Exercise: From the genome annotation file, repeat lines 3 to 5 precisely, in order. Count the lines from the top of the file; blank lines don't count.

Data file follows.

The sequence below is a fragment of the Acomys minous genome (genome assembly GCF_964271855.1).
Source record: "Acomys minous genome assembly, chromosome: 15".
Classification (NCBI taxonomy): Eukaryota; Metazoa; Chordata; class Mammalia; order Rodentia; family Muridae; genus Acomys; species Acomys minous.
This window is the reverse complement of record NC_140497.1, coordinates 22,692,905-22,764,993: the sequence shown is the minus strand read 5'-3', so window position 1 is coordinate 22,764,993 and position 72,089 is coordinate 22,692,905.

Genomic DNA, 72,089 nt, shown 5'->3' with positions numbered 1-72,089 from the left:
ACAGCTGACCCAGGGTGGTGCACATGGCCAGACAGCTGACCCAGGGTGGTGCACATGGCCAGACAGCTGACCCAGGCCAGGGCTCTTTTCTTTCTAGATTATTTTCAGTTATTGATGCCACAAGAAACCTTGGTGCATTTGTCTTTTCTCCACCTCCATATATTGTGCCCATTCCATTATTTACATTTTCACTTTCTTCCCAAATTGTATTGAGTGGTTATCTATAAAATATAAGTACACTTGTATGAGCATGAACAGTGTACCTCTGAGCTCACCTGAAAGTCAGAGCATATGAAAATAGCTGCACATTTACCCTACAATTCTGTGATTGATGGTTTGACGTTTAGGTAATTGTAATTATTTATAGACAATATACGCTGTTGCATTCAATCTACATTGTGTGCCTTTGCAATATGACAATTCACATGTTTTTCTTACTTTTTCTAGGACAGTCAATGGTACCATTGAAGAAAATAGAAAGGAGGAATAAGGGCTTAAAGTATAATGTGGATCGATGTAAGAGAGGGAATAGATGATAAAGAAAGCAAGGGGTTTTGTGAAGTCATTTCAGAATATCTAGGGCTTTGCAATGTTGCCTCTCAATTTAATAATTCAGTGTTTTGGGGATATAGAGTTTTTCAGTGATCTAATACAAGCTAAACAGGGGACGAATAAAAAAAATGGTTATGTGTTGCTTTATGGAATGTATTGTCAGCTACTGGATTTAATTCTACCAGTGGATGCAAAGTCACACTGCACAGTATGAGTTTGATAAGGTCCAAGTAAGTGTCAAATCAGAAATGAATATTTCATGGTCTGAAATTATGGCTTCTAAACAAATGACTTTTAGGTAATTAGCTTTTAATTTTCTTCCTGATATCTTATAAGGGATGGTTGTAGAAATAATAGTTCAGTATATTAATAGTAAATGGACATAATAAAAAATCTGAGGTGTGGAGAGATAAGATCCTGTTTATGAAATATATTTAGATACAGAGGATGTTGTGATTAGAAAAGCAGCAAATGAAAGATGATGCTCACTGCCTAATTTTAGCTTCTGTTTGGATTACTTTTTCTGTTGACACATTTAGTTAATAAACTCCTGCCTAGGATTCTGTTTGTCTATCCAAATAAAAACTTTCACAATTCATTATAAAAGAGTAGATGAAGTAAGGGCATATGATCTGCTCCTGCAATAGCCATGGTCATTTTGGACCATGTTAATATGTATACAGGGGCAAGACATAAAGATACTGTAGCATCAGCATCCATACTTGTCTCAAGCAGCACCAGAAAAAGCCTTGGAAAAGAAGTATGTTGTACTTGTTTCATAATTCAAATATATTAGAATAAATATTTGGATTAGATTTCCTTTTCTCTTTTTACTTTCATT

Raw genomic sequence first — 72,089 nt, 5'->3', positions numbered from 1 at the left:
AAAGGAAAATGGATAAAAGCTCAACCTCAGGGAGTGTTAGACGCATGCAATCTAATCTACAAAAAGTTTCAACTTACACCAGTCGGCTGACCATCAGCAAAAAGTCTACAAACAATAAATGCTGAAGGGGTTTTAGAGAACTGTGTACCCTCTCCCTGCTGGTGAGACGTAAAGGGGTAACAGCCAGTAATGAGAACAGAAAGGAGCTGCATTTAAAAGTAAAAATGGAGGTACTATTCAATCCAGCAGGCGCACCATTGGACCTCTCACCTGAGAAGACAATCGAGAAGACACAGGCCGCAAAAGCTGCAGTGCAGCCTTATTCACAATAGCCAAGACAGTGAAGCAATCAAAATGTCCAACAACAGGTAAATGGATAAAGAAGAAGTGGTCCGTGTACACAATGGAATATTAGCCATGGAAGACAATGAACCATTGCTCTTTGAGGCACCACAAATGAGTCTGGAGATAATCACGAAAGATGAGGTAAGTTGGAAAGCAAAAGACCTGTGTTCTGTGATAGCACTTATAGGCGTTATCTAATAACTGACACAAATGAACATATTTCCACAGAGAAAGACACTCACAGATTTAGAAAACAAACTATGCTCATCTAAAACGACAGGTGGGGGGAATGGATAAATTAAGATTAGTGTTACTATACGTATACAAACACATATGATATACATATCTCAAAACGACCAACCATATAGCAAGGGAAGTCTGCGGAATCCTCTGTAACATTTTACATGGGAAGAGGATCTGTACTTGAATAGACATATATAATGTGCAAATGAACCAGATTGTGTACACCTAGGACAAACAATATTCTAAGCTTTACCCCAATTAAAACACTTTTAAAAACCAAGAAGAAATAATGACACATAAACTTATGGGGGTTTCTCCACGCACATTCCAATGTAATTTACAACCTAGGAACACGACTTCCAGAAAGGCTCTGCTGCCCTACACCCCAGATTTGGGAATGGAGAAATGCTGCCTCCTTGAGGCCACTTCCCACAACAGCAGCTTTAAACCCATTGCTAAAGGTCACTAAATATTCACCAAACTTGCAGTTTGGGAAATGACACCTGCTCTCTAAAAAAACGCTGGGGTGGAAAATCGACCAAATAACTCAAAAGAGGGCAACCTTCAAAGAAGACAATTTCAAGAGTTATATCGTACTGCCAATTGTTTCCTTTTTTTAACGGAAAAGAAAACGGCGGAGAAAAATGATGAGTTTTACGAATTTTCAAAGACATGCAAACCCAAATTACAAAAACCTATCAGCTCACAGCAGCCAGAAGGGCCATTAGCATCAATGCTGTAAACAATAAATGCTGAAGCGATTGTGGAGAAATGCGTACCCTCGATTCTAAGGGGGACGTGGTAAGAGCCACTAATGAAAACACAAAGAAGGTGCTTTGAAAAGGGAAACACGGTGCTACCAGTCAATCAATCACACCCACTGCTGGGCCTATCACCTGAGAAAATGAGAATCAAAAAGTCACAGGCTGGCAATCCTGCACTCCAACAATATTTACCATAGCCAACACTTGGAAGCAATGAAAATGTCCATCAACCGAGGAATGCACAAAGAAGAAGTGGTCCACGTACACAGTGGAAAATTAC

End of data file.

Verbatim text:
Classification (NCBI taxonomy): Eukaryota; Metazoa; Chordata; class Mammalia; order Rodentia; family Muridae; genus Acomys; species Acomys minous.
This window is the reverse complement of record NC_140497.1, coordinates 22,692,905-22,764,993: the sequence shown is the minus strand read 5'-3', so window position 1 is coordinate 22,764,993 and position 72,089 is coordinate 22,692,905.

Genomic DNA, 72,089 nt, shown 5'->3' with positions numbered 1-72,089 from the left: